7

You could try a bath of concentrated acid. As long as you could maintain circulation so the concentration was fairly constant, a spring presents a very uniform cross-section and should be dissolved at a consistent rate. I would recommend keeping one of the springs as a reference so that you can measure the result after a short period and adjust your time ...


6

If we're staying within the realms of beam theory, we can go with this approach which is valid for any material that exhibits linear-elastic behaviour before yield: The curvature of a beam is related to the applied moment and it's flexural stiffness: $$ \begin{align} \kappa = \frac{M}{EI} \end{align} $$ where, for a cicular rod, $I = \frac{\pi d^4}{64}$. ...


5

You are asking for an unrealistic material. If you peruse the engineering toolbox you'll find that the Young's modulus of typical materials is measured in 109 Pa so the value you are asking for is 7 orders of magnitude smaller than typical materials. Even the Young's modulus of the rubber in rubber bands is ~107 Pa. Another simple thought experiment will ...


4

This has been asked and answered numerous times before: https://www.quora.com/Why-is-strain-energy-equal-to-1-2*force*displacement-What-about-the-remaining-half basically, it's because you're calculating the area under a triangle, because the strain energy increases linearly as the displacement increases. The Work term here refers to the final position, but ...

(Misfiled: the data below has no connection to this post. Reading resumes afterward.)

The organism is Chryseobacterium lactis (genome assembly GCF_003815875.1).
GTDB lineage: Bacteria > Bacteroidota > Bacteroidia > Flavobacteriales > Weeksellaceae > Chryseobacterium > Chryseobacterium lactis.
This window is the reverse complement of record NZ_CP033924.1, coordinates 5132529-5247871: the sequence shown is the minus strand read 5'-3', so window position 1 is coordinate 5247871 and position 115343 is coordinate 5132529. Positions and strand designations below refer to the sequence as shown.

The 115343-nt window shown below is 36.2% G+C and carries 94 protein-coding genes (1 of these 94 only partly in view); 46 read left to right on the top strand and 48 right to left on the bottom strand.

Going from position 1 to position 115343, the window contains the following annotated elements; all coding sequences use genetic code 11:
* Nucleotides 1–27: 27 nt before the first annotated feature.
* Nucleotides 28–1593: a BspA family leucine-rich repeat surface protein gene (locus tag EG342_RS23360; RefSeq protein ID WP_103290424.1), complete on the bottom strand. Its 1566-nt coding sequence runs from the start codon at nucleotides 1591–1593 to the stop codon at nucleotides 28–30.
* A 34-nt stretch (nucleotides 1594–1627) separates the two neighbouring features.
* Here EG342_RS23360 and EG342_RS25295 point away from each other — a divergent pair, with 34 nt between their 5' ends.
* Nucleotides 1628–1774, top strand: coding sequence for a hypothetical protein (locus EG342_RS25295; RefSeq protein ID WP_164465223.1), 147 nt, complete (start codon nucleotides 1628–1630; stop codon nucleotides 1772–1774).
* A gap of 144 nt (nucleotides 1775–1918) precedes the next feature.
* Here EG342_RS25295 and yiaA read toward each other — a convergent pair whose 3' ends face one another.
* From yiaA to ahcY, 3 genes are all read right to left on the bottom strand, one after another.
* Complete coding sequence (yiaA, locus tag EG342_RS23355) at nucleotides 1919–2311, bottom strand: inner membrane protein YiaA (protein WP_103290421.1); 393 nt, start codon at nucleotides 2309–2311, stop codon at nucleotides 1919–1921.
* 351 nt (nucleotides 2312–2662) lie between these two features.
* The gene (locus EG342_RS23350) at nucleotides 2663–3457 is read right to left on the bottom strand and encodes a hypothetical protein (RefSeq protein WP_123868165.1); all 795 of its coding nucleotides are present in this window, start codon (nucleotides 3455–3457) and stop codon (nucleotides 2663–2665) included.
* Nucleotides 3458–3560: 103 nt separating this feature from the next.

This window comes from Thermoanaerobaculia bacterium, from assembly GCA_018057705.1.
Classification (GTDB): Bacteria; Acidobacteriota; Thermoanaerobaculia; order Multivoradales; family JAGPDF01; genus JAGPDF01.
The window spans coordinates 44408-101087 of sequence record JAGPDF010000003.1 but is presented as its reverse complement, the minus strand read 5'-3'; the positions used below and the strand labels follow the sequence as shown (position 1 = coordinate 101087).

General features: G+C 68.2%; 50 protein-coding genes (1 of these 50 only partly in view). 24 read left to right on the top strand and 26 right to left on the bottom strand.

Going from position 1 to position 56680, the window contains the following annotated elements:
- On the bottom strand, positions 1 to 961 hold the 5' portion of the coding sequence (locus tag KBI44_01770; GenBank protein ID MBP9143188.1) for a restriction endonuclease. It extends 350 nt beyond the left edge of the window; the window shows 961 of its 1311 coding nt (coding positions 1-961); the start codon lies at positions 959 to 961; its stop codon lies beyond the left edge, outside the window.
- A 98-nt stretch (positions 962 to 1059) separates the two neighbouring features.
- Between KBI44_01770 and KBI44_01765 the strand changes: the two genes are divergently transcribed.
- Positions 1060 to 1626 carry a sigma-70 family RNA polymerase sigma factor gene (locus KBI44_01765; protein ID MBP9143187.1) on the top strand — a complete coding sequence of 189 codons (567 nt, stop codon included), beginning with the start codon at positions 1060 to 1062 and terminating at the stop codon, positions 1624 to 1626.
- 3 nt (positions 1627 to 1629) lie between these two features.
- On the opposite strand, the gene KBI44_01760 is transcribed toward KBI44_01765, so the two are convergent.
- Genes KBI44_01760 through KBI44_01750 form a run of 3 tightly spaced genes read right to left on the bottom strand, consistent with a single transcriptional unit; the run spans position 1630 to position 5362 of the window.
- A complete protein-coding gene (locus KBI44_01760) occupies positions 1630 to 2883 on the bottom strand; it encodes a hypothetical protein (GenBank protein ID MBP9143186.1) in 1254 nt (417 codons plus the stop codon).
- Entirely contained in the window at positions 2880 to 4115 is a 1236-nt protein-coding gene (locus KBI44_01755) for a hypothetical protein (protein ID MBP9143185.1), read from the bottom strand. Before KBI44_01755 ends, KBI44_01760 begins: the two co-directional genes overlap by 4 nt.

4

By "strength" do you mean stiffness/modulus? The modulus does not change with tensile or yield strengths. Make it with wire of 1/2 the diameter for 1/2 the modulus. Acid will hydrogen stress crack hardened steel ( This condition has many other names like "embrittlement".). Make it out of aluminum and get 1/3 the modulus or titanium and get 2/3 the modulus ( ...


3

Definitions Before we can answer your question, let us look at two standard definitions of terms (from ASME Guide for Verification and Validation in Computational Solid Mechanics) : 1) Verification: The process of determining that a computational model accurately represents the underlying mathematical model and its solution. 2) Validation: The process ...


3

The elastic modulus would give you how much it would twist in use, you would need the tensile strength: taken from engineering toolbox http://www.engineeringtoolbox.com/torsion-shafts-d_947.html : τ = T r / J (1) where τ = shear stress (Pa, psi) T = twisting moment (Nm, in lb) r = distance from center to stressed surface in ...


3

A simple first order approach would be to treat the plate like a composite material, with the holes acting as a medium with no modulus. The rule of mixtures , treating the "holes" as fibers with 0 modulus, would yield a modulus of 0. So, the Semi-Emperical Halpin Tsai would be better: $$ \eta = \frac{\frac{E_f}{E_m} -1}{\frac{E_f}{E_m}+1} $$ $$ E_c = \...


3

The answer to this lies in the defining equation for the strains that you have supplied. The full displacement gradient $u_{i,j}$ (where the $\bullet_{,j}$ represents the $j^{\rm th}$ derivative) can be linearly decomposed into a symmetric and an anti-symmetric component: $u_{i,j} = \epsilon_{i,j} + \omega_{i,j}$, in the usual way as for all rank-2 tensors. ...


3

Probably just another hypotetical idea: If you squeeze the wire from circular into a square shape, it will have about 54% of the original rate. If you squeeze it slightly more into a rectangle, it will at some point become 50%. And 1/2 the diameter of the wire does not gie you 1/2 the rate. It would give you 1/16 of the rate. 85% of the diameter gives you ...